Featured Story

Into the Woods

By Dianna Sinovic

[Note that’s displayed near the journal at the Burke Museum of Natural History and Culture in Seattle]:

These pages were recovered in Lilliwaup, Washington, in 1934. According to Thomas Bowman, a local man who witnessed the event, the bundle of papers was dropped by a raven in flight. Bowman kept the pages in his possession until his death in 1999. Piecing together the time line, museum staff has determined that the account, attributed to hallucinations brought on by severe dehydration, was written by Sheldon Murphy, a self-proclaimed wanderer of the Pacific Northwest in the 1930s. His body was never found.

June 2

I have yet to enter the Forbidden Wood, choosing instead to interview local residents about the expanse before I set foot there. That seemed prudent because of the research I’d done before arriving on the Olympic Peninsula. From the people I’ve talked to over the last several days, my mission seems somewhat risky, if only that no one knows exactly what I face when I tread the mossy floor of that forest. They are only adamant that I will not return. I am impressed with this land—magnificent and lush—but I do feel it harbors a watchful spirit, perhaps malign. Tu-o-kiimag, in the Skokomish tongue.

Photo by Sebastian Unrau on Unsplash

Zachary Trant, from Wilmott, only a mile from the woods, talked at length about his grandparents who, he said, trapped and hunted the area but never ventured past the woods’ boundary, even when game was hard to come by. When I pressed him about their belief in the dangers, he simply said, “The forest swallows.” When I asked him if he’d ever set foot in the forest, he looked at me as though I’d asked him if he ate children.

June 14

It’s now been two weeks since I came to this place. Tomorrow I’ll make my first attempt at walking the mysterious tract. Marian Hemley gave me an amulet to wear. She lives on the property that lies next to Zachary’s and tried to dissuade me from exploring the Forbidden Wood. When she realized I would go there regardless of how many cautionary tales I heard—in fact, I’ll say the tales have only made me more eager to traipse through the land—she assembled this protective piece to hang around my neck. It appears made of feathers, tiny shards of glass, and a ribbon inscribed with symbols foreign to me. She said an odd thing: “Walk always; to halt is death.” She would not elaborate. “I’ve said too much already,” was her reply.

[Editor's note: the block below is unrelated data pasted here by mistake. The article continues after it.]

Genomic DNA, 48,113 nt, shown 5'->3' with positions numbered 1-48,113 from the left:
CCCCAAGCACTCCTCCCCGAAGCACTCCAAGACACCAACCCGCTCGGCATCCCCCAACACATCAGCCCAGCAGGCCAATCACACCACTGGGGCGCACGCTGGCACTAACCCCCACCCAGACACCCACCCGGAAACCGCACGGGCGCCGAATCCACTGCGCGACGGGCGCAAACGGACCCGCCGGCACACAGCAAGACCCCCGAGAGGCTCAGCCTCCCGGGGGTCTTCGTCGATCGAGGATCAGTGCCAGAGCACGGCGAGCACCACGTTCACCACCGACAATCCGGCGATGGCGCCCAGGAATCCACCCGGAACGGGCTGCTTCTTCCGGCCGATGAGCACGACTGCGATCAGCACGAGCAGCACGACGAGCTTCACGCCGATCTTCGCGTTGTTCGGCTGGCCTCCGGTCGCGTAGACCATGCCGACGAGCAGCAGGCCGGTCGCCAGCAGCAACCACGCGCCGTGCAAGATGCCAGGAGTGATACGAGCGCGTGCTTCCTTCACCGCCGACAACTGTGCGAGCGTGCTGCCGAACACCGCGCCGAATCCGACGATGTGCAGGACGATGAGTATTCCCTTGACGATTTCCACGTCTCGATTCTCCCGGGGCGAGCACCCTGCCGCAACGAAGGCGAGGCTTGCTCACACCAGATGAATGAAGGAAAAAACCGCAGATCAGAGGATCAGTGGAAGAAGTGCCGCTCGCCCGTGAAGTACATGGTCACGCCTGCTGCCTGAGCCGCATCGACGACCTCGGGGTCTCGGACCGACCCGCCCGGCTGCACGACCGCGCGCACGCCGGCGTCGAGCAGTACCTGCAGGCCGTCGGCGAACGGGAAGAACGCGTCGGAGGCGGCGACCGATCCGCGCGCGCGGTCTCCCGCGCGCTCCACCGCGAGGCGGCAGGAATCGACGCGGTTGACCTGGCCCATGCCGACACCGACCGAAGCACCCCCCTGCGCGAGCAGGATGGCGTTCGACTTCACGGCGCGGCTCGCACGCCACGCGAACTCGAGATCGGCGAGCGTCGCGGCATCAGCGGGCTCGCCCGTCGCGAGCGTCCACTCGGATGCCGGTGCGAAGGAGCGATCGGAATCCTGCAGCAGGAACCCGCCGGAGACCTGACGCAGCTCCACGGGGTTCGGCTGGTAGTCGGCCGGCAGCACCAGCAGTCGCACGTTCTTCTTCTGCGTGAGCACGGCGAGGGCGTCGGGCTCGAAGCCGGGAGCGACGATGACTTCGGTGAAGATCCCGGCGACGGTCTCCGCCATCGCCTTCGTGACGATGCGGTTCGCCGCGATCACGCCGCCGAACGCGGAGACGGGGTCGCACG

June 15 – morning

I’m going in today. Looking over the topographical map the U.S. Geological Survey gave me in Seattle, I’ve decided to make my first pass from the section of the woods that runs alongside Entrapment Road. If I should need to make a hasty exit, the road will be my landmark. If I am badly injured and can drag myself out, a passing cart driver can give me transportation to Doctor Peterson, over in Lilliwaup. I have already spoken with him about my plans, and he has provided a small bag of medicinal herbs and salves should I need them on my hike. Part of me feels reluctant to go forward with the endeavor, but that I am sure is due to the dozens of stories I’ve heard about the forest. Fear can eat at you, if you’re not careful, immobilizing you. I have faced down bears and mountain lions as I have explored this upper Northwest, and survived. I can do the same now.

June 15 – midafternoon

The sun has crossed its midpoint in the sky, as summer is only a week away. I have stopped to eat a snack of pemmican and take my bearings. I sit on a fallen log dotted with moss greener than I’ve seen anywhere else. It is the Olympic moisture that provides the nourishment for these flora, I’m sure. Other than that, the place is still. Odd that I hear no birdsong, no insect hum, despite the time of year. Only the whisper of a breeze singing through the needles of the fir trees that surround me. I plan to pitch my tent before the sun sets, but that still gives me several more hours of hiking. The compass that Zachary lent me seems to be broken, spinning in circles instead of settling on a true north. I must use the sun as my guidepost; it is an old friend that has led me out of mazes before. The small pieces of glass on my amulet catch the sun’s rays and cast flickers on the leaves above me.